Interact Club Faces the Elements for a Good Cause
Trenton High School students and Rotary Club members spent the night outside collecting clothing, food and money for the less fortunate.
Sitting outside in freezing temperatures in the dark may not be everyone's favorite way to spend the wee hours of a weekend morning, but members of the Trenton Interact Club proved they were up to the task to support a great cause.
For 24 hours the weekend before Christmas, from 10 a.m. Dec. 18 to 10 a.m. Dec. 19, teen-age members of the Interact Club took their spot in the parking lot of McLouth Park next to Martenson Funeral Home for their 10th annual Jingle Drive. They collected clothing, blankets, food, money and toys for the less fortunate.
"It's a cool project," said Bruce Jocks, a Trenton certified accountant who is advisor to the Interact Club from its parent group, the Rotary Club of Trenton. "They sort of experience what it is to be homeless and at the same time do good things for the homeless."
Interact is Rotary International's service club for people ages 14-18. Trenton Rotarians provide support and guidance, but the teens are self-governing and self-supporting. Trenton High School senior David Stockard, who has been a club member since he was a freshman, is Interact president.
Interact, established in 1995, gives members the opportunity to participate in fun, meaningful service projects while developing leadership skills and meeting new friends, Jocks said.
"It's basically a Rotary Club for high school students," Jocks said. "We try to do fun projects and try to do them across the board … We try to open their eyes, to let them know there are people who need help and this is how you can help them."
Interact is scheduled to meet twice a month. Jocks said the other goals of the club are to develop personal integrity, demonstrate helpfulness and respect for others, understand the value of individual responsibility and hard work, and advance international understanding and goodwill.
"Also, in my opinion, it makes today's youth aware of Rotary and the ability to give back to the community and the world," Jocks said.
Many Interact Club members of the past are leaders today. Advisor Chad Clements is a history teacher at Trenton High School. He was a charter member of the club.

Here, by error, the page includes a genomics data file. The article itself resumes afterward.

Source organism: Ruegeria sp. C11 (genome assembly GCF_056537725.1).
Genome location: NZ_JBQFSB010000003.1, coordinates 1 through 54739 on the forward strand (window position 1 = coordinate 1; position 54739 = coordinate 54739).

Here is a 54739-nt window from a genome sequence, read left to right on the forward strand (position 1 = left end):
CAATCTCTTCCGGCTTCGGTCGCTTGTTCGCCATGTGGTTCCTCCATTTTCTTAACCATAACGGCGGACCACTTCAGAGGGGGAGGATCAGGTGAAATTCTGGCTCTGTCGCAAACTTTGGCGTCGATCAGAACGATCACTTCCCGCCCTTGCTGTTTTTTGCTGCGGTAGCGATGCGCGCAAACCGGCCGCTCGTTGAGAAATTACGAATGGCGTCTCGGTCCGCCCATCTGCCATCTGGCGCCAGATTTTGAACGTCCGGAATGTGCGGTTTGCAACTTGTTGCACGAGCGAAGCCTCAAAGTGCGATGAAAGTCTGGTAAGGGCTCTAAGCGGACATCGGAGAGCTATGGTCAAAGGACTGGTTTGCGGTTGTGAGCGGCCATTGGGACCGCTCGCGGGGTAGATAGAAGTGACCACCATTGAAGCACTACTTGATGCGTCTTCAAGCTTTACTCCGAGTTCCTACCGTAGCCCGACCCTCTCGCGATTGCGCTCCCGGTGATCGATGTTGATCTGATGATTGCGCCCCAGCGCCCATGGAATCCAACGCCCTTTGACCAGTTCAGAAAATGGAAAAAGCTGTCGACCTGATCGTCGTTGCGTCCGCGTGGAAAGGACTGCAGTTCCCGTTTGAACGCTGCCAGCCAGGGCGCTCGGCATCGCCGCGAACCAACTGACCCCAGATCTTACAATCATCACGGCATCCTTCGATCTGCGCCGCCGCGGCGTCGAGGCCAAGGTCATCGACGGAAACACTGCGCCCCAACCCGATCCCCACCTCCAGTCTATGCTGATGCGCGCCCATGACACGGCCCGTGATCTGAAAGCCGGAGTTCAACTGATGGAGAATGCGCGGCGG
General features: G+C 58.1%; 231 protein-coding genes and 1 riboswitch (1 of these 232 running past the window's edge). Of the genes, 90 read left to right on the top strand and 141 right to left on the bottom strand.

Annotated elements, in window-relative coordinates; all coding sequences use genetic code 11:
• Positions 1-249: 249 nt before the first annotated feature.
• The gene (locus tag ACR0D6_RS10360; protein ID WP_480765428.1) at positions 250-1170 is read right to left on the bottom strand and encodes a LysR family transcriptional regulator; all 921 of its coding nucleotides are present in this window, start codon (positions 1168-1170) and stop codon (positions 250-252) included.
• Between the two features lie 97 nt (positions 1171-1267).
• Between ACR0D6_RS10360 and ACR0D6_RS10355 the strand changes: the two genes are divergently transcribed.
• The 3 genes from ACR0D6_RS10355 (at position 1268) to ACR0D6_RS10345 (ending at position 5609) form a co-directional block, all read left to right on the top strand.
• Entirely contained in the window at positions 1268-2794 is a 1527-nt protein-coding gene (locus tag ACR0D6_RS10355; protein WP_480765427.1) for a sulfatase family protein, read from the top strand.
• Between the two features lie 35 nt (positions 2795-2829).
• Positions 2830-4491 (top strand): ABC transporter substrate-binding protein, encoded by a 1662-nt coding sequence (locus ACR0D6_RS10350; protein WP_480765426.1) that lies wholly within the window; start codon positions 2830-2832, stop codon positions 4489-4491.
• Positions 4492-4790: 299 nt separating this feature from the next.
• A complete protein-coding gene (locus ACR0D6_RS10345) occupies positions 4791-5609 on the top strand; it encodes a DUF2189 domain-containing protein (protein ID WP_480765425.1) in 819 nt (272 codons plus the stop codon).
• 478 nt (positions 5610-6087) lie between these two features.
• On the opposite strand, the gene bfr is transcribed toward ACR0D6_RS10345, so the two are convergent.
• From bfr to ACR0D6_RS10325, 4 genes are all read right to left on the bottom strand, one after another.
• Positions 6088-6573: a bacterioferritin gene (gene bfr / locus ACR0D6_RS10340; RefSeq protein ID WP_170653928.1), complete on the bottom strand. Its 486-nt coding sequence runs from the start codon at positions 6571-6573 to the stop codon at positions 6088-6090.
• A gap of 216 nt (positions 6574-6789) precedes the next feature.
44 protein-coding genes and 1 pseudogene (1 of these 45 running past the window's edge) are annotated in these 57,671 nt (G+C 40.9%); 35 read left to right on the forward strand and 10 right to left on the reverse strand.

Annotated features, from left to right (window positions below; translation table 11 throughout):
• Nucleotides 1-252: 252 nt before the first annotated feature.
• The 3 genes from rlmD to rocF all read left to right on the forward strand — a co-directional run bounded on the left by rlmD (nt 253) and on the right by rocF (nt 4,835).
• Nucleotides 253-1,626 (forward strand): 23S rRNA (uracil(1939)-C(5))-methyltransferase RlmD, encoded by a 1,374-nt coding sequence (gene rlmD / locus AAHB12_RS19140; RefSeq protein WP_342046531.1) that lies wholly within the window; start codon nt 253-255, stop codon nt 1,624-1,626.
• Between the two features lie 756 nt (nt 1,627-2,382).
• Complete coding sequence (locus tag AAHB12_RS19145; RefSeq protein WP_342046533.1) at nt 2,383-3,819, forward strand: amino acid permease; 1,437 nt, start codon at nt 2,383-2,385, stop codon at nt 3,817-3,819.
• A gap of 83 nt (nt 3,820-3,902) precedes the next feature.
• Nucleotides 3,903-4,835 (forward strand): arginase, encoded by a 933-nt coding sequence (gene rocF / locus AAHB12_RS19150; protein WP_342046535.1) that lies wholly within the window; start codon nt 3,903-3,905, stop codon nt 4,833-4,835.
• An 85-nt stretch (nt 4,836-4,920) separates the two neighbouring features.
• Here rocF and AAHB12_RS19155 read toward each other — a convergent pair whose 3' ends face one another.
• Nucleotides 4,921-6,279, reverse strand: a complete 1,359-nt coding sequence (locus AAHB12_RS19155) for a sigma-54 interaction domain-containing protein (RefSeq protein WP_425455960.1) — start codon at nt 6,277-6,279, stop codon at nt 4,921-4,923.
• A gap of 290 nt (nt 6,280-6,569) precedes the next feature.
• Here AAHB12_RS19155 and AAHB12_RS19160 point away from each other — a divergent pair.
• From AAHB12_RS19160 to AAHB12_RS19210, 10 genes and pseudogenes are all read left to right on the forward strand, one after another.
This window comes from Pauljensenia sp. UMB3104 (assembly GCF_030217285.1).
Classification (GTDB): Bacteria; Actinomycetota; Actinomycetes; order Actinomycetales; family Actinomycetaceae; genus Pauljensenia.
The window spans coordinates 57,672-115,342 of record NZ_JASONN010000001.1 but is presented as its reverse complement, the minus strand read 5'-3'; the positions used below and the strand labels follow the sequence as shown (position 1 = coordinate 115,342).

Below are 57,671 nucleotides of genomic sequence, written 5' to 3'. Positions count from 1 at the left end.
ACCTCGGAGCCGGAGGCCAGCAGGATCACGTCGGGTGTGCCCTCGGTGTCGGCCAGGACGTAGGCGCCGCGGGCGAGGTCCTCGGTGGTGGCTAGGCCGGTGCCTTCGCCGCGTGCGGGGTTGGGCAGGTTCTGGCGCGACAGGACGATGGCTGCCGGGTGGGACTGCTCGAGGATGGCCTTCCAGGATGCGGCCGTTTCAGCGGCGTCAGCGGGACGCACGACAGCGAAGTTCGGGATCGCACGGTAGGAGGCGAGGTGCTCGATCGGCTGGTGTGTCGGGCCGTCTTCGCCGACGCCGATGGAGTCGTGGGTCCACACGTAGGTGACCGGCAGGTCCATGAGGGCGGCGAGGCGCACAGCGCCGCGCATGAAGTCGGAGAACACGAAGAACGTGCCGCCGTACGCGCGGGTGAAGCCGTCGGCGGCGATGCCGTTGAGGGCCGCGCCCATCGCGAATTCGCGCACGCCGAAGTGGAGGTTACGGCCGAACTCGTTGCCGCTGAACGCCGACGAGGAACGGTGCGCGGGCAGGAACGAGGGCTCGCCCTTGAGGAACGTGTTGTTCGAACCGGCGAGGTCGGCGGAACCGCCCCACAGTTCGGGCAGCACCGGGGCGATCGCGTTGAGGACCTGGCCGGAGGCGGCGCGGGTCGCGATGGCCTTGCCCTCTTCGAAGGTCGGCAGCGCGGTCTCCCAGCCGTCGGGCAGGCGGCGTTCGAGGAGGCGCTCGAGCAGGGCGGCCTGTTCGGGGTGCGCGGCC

Today, there are about 150 dues-paying members of the Interact Club, although not all are the core workers. Jocks said they include academic, sports-minded and civic-minded students. Many are members of the National Honor Society.
Interact members are required to pay just $3 in annual dues and participate in two projects a year: one international project and one that shows community service. In October, they raised $350 in a car wash to purchase school supplies for the needy in Nicaragua – a target of Rotary, which sends a medical team to provide assistance.
The Jingle Drive in December brought in clothing that was donated to the Society of St. Vincent DePaul, which provides goods and services to persons in need; non-perishable food for the Trenton Food Pantry; financial donations for ChristNet, a faith-based homeless shelter program; and toys for the U.S. Marine Corps' Toys for Tots program. Jocks said it is important to remember that families – including children – are homeless, too.
Jocks said club members go way beyond the required two projects. They also:
- Construct a scarecrow for the Trenton Scarecrow Festival.
- Hold a pancake breakfast fundraiser. The next one, which is open to the public, is scheduled for April.
- Participate in Relay for Life, a fund-raiser for the American Cancer Society, and Stream Team, which cleans up area waterways.
- Hold a bowl-a-thon to raise funds to combat cystic fibrosis in February or March.
- Plant trees throughout the city in conjunction with the Rotary Club.
Club members also schedule fun outings playing dodgeball and laser tag.
"We kind of let the kids do what they want to do and we help steer them in the right direction," said Jocks. "This is my biggest commitment to Rotary."
About the Rotary Club of Trenton
The Trenton Rotary Club, founded in 1937, is one of the Downriver area's oldest and most active service organizations. The 80 Rotarians support more than 50 organizations through financial contributions and/or volunteer efforts. They have won numerous awards for their work. The Rotary meets at noon Mondays at the Westfield Activities Center, 2700 Westfield, Trenton. For information, visit www.TrentonRotary.net.